Wednesday, May 25, 2011


Defining a « classic » is a tough exercise. And you will have as many definitions as individuals. What’s a « must-see » ? Frankly, I cannot understand why i waited this long to watch Platoon (1986), directed by Oliver Stone, based on his own experience. I was getting a bit tired of war movies, but decided to persevere. I was not disappoitned. For one thing, the cast is incredible : Charlie Sheen, Tom Berenger, Willem Dafoe, Kevin Dillon, Forest Whitaker, even a very young Johnny Depp and Mark Moses (infamous Paul Young in Desperate Housewives !!)

Chris Taylor (Sheen) gave up college to volunteer in Vietnam - he is the narrator and main character of the story. As the days go by and the war escalates, he finds his platoon is torn between two camps : good, represented by cooperative and pleasant Sergeant Elias (Dafoe, magnificent) and evil, represented by violent and seemingly indestructible Sergeant Barnes (Berenger) – the fight becomes both external and internal.

Chris: Somebody once wrote: "Hell is the impossibility of reason." That's what this place feels like. Hell.

Barnes: Shut up! Shut up and take the pain! Take the pain!

Junior: Free your mind and the ass will follow.

Chris: Day by day I struggle to maintain not only my strength but also my sanity. It's all a blur. I have no energy to write. I don't know what's right or wrong anymore. The morale of the men is low, a civil war in the platoon. Half the men with Elias, half with Barnes. There's a lot of suspicion and hate. I can't believe we're fighting each other, when we should be fighting them.

O'Neill: Excuses are like assholes, Taylor. Everybody's got one!

To me, Platoon is one of the finest films ever made, war or otherwise. All actors here are amazing. Chris as a young private is captivating, Barnes is almost scary (he made me shiver with his nonchalant attitude towards life and death) and Willem Defoe is strong but caring.

Elias: What happened today was just the beginning. We're gonna lose this war.
Chris: Come on! You really think so? Us?
Elias: We've been kicking other peoples asses for so long I figured it's time we got ours kicked.

Special points for Mark Moses as the completely overwhelmed Lieutenant. Characters are realistic and well defined, and the supporting characters also deliver a solid performance.

Chris's statement : « I felt like a child, born of these two fathers » summarizes the tone of the whole movie : at times the soldiers feel like Barnes, full of rage and hate, at others they follow on Elias’ common sense. The village massacre scene explains it all : the soldiers want revenge, but ultimately regret the violence they have just witnessed and been a part of.

Chris: I think now, looking back, we did not fight the enemy; we fought ourselves. The enemy was in us. The war is over for me now, but it will always be there, the rest of my days. As I'm sure Elias will be, fighting with Barnes for what Rhah called "possession of my soul." There are times since, I've felt like a child, born of those two fathers. But be that as it may, those of us who did make it have an obligation to build again. To teach to others what we know, and to try with what's left of our lives to find a goodness and a meaning to this life.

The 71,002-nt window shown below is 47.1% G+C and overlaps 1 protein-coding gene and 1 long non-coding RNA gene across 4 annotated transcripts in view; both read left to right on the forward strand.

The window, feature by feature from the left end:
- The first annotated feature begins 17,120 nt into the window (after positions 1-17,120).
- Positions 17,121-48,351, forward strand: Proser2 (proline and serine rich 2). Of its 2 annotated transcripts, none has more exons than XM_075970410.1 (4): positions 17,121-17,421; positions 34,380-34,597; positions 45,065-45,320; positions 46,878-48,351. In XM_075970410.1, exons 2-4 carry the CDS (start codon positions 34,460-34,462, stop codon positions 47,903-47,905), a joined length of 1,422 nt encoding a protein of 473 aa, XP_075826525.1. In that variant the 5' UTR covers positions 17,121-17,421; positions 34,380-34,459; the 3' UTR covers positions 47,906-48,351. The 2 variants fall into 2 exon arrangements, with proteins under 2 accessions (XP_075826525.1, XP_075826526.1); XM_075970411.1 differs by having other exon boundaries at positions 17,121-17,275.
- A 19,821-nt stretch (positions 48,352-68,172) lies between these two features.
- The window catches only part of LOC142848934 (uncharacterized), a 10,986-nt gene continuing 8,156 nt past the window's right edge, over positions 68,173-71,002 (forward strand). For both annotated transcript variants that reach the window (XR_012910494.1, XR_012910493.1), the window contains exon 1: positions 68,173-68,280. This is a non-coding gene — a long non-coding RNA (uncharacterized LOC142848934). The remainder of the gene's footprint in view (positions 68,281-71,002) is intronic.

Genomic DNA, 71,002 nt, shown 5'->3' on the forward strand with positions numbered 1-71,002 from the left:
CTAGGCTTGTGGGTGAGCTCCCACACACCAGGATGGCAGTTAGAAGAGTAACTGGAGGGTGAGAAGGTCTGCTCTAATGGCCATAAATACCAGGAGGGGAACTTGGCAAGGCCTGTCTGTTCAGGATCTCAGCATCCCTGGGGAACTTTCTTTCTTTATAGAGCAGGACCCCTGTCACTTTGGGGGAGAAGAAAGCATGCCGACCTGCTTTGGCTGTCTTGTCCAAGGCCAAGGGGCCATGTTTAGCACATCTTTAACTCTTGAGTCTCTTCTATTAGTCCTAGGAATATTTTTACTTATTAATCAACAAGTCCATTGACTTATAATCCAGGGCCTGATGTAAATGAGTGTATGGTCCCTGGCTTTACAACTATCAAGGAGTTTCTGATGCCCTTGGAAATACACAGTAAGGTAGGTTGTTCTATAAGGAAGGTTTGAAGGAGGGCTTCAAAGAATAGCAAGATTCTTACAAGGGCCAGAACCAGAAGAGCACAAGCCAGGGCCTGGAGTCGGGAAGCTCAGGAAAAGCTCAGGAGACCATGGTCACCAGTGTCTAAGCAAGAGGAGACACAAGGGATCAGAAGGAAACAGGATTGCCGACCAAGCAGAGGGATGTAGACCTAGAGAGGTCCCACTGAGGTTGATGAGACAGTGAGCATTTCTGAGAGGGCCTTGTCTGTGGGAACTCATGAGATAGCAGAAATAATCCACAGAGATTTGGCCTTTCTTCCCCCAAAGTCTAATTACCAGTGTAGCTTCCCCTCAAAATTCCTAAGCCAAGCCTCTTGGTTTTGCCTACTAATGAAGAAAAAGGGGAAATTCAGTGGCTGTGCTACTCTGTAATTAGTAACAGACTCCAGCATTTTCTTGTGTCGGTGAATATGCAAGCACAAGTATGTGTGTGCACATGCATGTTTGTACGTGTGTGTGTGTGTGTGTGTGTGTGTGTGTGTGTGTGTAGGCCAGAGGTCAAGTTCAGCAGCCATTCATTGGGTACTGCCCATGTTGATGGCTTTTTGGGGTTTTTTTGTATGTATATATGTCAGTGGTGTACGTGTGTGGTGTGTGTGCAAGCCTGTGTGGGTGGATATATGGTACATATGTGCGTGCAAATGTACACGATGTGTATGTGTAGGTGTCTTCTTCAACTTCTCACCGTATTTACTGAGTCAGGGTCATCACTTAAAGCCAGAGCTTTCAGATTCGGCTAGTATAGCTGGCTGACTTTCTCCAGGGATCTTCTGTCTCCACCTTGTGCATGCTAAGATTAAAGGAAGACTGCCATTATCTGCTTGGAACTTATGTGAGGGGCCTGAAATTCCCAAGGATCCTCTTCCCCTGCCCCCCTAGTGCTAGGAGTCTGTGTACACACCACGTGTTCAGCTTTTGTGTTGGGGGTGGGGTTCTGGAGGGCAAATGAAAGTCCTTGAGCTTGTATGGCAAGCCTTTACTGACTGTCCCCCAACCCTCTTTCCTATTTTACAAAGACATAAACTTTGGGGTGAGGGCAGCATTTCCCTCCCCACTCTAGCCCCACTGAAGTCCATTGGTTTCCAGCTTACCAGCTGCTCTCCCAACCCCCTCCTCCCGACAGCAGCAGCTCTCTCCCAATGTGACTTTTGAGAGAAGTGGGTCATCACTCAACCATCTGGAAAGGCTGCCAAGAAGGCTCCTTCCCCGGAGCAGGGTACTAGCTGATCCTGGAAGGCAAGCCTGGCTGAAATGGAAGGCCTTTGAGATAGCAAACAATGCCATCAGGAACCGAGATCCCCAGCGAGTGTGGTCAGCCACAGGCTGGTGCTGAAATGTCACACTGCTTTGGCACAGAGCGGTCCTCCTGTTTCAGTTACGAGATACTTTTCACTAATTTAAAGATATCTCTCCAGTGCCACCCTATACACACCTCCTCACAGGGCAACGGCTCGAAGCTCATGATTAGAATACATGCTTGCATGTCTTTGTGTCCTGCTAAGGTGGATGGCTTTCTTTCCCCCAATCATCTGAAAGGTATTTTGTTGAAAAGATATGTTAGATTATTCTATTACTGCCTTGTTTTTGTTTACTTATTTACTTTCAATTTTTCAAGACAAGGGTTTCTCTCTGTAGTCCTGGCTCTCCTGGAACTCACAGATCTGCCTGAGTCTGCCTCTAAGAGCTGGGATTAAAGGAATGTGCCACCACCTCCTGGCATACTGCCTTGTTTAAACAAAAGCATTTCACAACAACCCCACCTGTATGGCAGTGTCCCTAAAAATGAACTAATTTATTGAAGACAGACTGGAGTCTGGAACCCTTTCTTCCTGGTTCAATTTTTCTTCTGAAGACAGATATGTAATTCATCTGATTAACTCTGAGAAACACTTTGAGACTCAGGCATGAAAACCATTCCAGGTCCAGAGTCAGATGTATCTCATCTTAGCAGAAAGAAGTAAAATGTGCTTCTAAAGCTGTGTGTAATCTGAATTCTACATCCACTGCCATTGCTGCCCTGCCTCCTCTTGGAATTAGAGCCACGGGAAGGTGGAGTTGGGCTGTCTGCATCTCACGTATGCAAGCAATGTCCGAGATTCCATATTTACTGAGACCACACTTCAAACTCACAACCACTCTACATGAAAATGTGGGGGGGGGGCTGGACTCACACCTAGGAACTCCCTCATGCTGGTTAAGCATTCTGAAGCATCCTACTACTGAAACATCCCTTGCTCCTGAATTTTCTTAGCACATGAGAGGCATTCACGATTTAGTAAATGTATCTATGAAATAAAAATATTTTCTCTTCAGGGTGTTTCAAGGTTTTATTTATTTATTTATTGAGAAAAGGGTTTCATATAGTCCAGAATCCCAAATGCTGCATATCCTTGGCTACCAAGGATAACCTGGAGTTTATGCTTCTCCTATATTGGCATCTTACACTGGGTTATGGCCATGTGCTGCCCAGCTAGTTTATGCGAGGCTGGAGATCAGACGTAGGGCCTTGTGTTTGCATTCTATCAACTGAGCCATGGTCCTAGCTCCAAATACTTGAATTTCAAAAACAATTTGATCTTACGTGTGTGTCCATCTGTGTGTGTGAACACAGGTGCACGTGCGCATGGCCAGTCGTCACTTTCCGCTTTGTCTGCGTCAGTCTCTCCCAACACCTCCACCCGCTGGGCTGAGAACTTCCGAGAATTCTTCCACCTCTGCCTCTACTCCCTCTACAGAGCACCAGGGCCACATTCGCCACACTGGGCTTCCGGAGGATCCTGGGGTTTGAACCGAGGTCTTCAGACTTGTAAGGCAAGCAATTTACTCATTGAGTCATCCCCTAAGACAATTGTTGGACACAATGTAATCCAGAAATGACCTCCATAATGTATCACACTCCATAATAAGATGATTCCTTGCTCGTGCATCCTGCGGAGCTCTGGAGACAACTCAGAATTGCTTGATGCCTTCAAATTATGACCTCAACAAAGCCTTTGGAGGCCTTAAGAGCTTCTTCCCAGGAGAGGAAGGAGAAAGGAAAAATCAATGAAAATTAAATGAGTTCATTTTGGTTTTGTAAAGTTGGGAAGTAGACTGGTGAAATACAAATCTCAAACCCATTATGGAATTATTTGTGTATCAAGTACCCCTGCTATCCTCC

Scenes and images are violent and depict the horrors of war, it’s not just about America’s role in Vietnam. There is continuous firing, but my understanding was that the film was more against war and the futility of it than for it. 
I don't know about the realism of this film, but one truly shocking part, as Chris discovers at some point is that his fellow soldiers are either uneducated or poor. The rich and the educated do not go to war, they become high ranking officers, as Mark Moses plays – it is not explicitly said, or maybe I missed dit, but it shows.
The fact that the movie is narrated is also excellent : it involves the viewer directly, as he’s being talked to, and also provides some perspective to make sense of what is happening in front of our eyes.
Other than that the battles are very well filmed : explosions, screaming, fire. When there is no battle we see how tough military can be, people break down, there is racism, elitism, people fight each other. At times it is disturbing,that’s one element to keep in mind. Oliver Stone shows what war is like: exhausting mentally and physically, confusing, mad.

Behind the scenes, I gathered a few facts.

  • Toward the end of the film, Francesco Quinn reaches into a dead Vietnamese soldier’s pocket and pulls something out : he is removing heroin, which VietCong soldiers used as painkiller. Apparently, many US soldiers did the same and became addicts.
  • Seems like Tom Berenger was mostly used to playing good guys, while Willem Dafoe always played villains. Oliver Stone inverted this for Platoon, forcing each actor to get out of his comfort zone. Both received Oscar nominations.

Platoon is a classic, plain and simple.

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